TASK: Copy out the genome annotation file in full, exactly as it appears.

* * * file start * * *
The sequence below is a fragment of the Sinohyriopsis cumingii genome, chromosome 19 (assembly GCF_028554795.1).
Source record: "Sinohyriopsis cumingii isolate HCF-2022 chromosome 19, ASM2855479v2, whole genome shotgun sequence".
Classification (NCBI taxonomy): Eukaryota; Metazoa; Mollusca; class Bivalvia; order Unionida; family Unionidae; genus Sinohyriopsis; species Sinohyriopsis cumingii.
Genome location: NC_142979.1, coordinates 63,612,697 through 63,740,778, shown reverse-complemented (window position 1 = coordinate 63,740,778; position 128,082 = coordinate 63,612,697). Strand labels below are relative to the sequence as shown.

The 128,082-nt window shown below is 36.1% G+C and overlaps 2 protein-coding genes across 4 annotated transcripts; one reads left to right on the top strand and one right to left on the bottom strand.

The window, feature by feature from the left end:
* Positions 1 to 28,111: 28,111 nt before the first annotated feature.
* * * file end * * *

The sequence below is a fragment of the Sinohyriopsis cumingii genome, chromosome 19 (assembly GCF_028554795.1).
Source record: "Sinohyriopsis cumingii isolate HCF-2022 chromosome 19, ASM2855479v2, whole genome shotgun sequence".
Classification (NCBI taxonomy): Eukaryota; Metazoa; Mollusca; class Bivalvia; order Unionida; family Unionidae; genus Sinohyriopsis; species Sinohyriopsis cumingii.
Genome location: NC_142979.1, coordinates 63,612,697 through 63,740,778, shown reverse-complemented (window position 1 = coordinate 63,740,778; position 128,082 = coordinate 63,612,697). Strand labels below are relative to the sequence as shown.

The 128,082-nt window shown below is 36.1% G+C and overlaps 2 protein-coding genes across 4 annotated transcripts; one reads left to right on the top strand and one right to left on the bottom strand.

The window, feature by feature from the left end:
* Positions 1 to 28,111: 28,111 nt before the first annotated feature.